I do implore you to read my message without the veil or bias of the tribal mind. Alhaji Tafawa Balewa and Ahmadu Bello are notable examples of leaders who misinterpreted the concept of unity or didn’t want it at all. Both openly expressed fear and resentment of southern Nigeria. Balewa also expressed a pessimistic attitude towards unity and though that perspective changed later, do not be fooled into thinking the entire northern or southern protectorates had their perspectives changed as well. All parties were fuelled by an innate desire to conquer.
If we must stay together, I must rule, pillage and plunder.
The coup of 1960 was wrong and if the participating Army officers were driven by an accurate sense of our leaders’ corruption, then those leaders were also wrong. However, the massacre of innocent Igbos residing in the north – men, women, and children who had nothing to do with the coup – was downright evil. Unity you say. What unity? The saying goes that two wrongs don’t make a right and in this case, there were more than two wrongs. You wrong each other enough and you only lead yourselves down a path to anarchy and destruction. I introduce you to the Biafran war. I do not presume to give you a history lesson but to chart a veritable path to any future other than the ones you and I face, we must honestly dissect and learn from our past. The history of this country has been marred by selfish and poor choices. I have heard the advocacy of others who lean on the possible choice of the Biafran nation to attain sovereignty and independence by way of a referendum. I do see the strong reason behind this train of thought and I somewhat agree with it. However, blood had been spilled and the region encompassing Biafra, also contained what would become the nation’s ‘gold’. Oil. This was never going to be a peaceful nation formation.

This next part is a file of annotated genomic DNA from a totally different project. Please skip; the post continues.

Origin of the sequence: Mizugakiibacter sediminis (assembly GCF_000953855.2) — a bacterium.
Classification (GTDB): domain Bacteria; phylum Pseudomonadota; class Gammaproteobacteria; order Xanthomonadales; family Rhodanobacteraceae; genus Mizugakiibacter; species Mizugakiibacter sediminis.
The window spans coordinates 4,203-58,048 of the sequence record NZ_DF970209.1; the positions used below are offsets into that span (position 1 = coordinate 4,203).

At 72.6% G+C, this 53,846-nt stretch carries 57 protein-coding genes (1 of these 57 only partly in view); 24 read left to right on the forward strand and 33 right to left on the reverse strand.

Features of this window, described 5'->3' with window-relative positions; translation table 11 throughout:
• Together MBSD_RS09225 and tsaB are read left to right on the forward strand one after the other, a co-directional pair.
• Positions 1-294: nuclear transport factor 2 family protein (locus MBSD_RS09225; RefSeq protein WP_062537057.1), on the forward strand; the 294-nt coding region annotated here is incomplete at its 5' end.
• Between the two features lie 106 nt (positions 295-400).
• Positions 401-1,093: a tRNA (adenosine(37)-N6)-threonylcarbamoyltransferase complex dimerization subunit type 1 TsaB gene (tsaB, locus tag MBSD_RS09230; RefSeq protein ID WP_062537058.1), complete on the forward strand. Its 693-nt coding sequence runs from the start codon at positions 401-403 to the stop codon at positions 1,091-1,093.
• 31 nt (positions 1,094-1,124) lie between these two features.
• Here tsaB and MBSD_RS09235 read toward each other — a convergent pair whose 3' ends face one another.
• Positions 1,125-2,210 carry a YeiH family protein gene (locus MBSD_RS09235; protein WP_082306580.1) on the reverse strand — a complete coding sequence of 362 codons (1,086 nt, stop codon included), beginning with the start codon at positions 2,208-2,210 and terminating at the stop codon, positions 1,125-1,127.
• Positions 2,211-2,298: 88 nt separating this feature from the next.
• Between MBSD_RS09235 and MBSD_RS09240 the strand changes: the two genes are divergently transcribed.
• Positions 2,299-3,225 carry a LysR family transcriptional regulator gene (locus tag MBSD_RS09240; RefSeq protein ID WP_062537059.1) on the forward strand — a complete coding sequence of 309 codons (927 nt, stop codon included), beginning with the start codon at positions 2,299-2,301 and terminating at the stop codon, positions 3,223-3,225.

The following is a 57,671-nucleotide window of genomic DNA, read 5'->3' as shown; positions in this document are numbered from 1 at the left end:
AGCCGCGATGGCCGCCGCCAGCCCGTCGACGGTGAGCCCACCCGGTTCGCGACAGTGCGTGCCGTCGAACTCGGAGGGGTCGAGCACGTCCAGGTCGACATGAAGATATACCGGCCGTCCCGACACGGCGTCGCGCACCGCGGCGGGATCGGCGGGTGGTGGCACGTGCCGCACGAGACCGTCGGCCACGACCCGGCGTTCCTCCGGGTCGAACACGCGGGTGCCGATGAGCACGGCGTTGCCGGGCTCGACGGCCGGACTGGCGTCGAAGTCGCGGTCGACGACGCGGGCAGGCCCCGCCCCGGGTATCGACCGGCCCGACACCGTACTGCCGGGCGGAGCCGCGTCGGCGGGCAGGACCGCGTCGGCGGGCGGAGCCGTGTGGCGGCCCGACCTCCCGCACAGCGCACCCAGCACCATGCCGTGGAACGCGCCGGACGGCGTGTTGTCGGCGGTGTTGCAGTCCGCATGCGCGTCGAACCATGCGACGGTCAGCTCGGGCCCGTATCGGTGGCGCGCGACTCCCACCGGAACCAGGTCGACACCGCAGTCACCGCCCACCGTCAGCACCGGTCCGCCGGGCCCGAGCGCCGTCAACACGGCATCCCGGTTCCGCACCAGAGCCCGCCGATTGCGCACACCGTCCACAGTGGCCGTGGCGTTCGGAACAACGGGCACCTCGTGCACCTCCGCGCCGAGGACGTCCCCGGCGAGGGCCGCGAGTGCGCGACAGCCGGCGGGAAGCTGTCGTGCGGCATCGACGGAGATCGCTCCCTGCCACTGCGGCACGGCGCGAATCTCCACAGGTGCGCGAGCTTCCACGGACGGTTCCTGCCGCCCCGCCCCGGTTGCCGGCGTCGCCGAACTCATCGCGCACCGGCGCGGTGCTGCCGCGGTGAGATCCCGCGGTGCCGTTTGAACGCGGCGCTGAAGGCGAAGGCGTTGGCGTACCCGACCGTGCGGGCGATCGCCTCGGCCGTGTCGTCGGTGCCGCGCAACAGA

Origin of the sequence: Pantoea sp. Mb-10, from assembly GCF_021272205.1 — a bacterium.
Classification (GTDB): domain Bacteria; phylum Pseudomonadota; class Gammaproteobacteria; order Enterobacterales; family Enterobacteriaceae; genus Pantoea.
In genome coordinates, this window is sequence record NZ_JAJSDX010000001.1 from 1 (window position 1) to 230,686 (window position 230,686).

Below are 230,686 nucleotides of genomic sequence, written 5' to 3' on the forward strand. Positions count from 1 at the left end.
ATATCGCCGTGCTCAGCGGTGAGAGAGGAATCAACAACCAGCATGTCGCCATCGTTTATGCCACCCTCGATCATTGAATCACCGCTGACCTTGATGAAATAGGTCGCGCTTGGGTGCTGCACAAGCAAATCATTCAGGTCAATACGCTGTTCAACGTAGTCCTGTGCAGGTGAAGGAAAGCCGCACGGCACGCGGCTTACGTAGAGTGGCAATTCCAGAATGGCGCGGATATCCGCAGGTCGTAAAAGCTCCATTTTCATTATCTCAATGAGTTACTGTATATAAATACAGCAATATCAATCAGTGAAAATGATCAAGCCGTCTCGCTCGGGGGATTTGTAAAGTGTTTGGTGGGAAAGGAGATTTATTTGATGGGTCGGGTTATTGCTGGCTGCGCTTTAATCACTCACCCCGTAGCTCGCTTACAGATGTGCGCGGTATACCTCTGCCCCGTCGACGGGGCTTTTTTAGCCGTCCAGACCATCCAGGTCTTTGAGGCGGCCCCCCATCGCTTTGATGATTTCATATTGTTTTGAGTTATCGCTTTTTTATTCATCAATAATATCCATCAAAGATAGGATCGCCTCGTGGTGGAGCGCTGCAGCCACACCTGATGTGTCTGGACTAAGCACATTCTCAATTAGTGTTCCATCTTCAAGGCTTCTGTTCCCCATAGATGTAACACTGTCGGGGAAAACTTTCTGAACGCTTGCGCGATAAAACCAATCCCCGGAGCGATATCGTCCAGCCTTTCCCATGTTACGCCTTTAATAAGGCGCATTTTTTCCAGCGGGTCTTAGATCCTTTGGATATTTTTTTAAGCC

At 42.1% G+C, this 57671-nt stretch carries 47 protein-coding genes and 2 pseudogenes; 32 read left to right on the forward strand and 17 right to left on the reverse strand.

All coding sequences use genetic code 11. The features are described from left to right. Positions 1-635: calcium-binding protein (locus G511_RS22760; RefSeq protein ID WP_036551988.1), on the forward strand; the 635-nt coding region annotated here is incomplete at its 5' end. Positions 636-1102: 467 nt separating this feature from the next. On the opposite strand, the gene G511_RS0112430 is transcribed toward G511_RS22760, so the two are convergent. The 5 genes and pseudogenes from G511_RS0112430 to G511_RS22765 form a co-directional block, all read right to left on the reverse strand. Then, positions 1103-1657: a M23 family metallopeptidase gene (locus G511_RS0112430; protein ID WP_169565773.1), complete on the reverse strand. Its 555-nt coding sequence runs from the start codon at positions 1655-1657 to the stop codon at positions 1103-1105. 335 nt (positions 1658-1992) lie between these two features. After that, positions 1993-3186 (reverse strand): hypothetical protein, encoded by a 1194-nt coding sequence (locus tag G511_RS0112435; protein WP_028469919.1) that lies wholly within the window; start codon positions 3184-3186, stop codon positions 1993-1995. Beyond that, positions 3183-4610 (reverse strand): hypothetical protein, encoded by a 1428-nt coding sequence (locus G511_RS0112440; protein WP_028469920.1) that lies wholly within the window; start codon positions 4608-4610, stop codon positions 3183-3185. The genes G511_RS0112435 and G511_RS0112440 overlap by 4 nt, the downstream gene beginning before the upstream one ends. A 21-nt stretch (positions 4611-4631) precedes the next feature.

So here we are… fifty years on, and lightning appears poised to strike twice. Part of the reason is that we have refused to let go of our inter-tribal hate or to heal old wounds. The Biafran war officially ended in 1970, but like most things Nigerian, that too is a lie. If there was truly a unity cause within our leader’s hearts, there would never have been a Biafran cause. The Hausas would never have labeled the 1966 coup an “Igbo coup.” That would be like the Americans labeling the assassination of Abraham Lincoln by John Wilkes Booth a Maryland assassination or JFK’s a Texan assassination, simply because these men came from both places respectively. They would have seen it as a Nigerian coup – after all, not all conspirators were Igbo and there were Igbo casualties that horrid day. Tafawa Balewa and Ahmadu Bello also got it wrong by suggesting that unity was the goal of the British. Control was. Control could only be established by amalgamation. Why did they support the Republic of Nigeria? Why not broker peace? Were the Biafrans not Nigerians? Make no mistake, for I blame both the Igbos and the Hausas for this. You know the one common trait to all pretenses? They eventually come to an end.
For a nation to succeed, nationalistic loyalty and pride must exceed and supersede tribal allegiances, every time. Diversity must be celebrated, not scoffed at. Sincere apologies must be made not just in words, but in action. If we are not ready to do this – and it does not seem like we are – then a peaceful vacation of the nation by people must be agreed upon.
One way or another, we will eventually reach a point where true unity is demanded or true separation.